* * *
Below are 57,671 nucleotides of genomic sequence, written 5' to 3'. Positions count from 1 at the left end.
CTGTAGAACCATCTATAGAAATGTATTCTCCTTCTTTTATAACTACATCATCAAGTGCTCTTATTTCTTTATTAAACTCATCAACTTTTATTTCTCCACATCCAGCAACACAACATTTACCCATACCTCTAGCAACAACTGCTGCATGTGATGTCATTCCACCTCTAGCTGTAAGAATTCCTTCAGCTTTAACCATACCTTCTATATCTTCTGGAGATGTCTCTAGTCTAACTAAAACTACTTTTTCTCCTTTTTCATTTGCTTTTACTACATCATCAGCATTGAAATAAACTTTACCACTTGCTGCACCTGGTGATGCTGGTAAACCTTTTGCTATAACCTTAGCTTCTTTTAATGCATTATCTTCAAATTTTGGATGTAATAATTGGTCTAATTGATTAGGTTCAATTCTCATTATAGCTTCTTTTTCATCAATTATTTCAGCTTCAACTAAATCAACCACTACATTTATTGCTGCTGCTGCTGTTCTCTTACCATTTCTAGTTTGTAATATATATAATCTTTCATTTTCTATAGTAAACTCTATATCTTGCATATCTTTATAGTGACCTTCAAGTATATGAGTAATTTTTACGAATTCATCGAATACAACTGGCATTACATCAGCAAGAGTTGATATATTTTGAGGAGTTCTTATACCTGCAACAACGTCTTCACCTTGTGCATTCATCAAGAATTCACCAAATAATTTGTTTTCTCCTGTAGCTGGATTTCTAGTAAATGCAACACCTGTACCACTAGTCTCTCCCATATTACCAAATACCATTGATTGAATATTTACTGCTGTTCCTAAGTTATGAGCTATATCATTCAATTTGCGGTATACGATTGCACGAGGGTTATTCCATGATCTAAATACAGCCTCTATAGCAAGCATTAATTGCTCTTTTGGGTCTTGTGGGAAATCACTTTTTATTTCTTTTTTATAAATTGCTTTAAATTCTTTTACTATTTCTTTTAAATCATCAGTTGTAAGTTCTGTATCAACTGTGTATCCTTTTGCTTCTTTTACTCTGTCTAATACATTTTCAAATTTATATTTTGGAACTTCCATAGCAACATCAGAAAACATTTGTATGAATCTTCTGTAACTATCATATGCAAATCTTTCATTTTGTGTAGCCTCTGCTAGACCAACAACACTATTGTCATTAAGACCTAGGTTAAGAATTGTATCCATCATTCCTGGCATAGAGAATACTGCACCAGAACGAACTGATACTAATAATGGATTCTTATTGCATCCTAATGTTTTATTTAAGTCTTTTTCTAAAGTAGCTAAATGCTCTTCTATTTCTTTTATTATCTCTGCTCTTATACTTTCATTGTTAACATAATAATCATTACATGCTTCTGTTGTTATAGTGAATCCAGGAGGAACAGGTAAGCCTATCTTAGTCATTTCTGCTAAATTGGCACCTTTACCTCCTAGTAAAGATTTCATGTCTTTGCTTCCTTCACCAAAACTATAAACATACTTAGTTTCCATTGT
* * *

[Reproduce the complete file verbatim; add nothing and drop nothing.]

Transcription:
Below are 57,671 nucleotides of genomic sequence, written 5' to 3'. Positions count from 1 at the left end.
CTGTAGAACCATCTATAGAAATGTATTCTCCTTCTTTTATAACTACATCATCAAGTGCTCTTATTTCTTTATTAAACTCATCAACTTTTATTTCTCCACATCCAGCAACACAACATTTACCCATACCTCTAGCAACAACTGCTGCATGTGATGTCATTCCACCTCTAGCTGTAAGAATTCCTTCAGCTTTAACCATACCTTCTATATCTTCTGGAGATGTCTCTAGTCTAACTAAAACTACTTTTTCTCCTTTTTCATTTGCTTTTACTACATCATCAGCATTGAAATAAACTTTACCACTTGCTGCACCTGGTGATGCTGGTAAACCTTTTGCTATAACCTTAGCTTCTTTTAATGCATTATCTTCAAATTTTGGATGTAATAATTGGTCTAATTGATTAGGTTCAATTCTCATTATAGCTTCTTTTTCATCAATTATTTCAGCTTCAACTAAATCAACCACTACATTTATTGCTGCTGCTGCTGTTCTCTTACCATTTCTAGTTTGTAATATATATAATCTTTCATTTTCTATAGTAAACTCTATATCTTGCATATCTTTATAGTGACCTTCAAGTATATGAGTAATTTTTACGAATTCATCGAATACAACTGGCATTACATCAGCAAGAGTTGATATATTTTGAGGAGTTCTTATACCTGCAACAACGTCTTCACCTTGTGCATTCATCAAGAATTCACCAAATAATTTGTTTTCTCCTGTAGCTGGATTTCTAGTAAATGCAACACCTGTACCACTAGTCTCTCCCATATTACCAAATACCATTGATTGAATATTTACTGCTGTTCCTAAGTTATGAGCTATATCATTCAATTTGCGGTATACGATTGCACGAGGGTTATTCCATGATCTAAATACAGCCTCTATAGCAAGCATTAATTGCTCTTTTGGGTCTTGTGGGAAATCACTTTTTATTTCTTTTTTATAAATTGCTTTAAATTCTTTTACTATTTCTTTTAAATCATCAGTTGTAAGTTCTGTATCAACTGTGTATCCTTTTGCTTCTTTTACTCTGTCTAATACATTTTCAAATTTATATTTTGGAACTTCCATAGCAACATCAGAAAACATTTGTATGAATCTTCTGTAACTATCATATGCAAATCTTTCATTTTGTGTAGCCTCTGCTAGACCAACAACACTATTGTCATTAAGACCTAGGTTAAGAATTGTATCCATCATTCCTGGCATAGAGAATACTGCACCAGAACGAACTGATACTAATAATGGATTCTTATTGCATCCTAATGTTTTATTTAAGTCTTTTTCTAAAGTAGCTAAATGCTCTTCTATTTCTTTTATTATCTCTGCTCTTATACTTTCATTGTTAACATAATAATCATTACATGCTTCTGTTGTTATAGTGAATCCAGGAGGAACAGGTAAGCCTATCTTAGTCATTTCTGCTAAATTGGCACCTTTACCTCCTAGTAAAGATTTCATGTCTTTGCTTCCTTCACCAAAACTATAAACATACTTAGTTTCCATTGT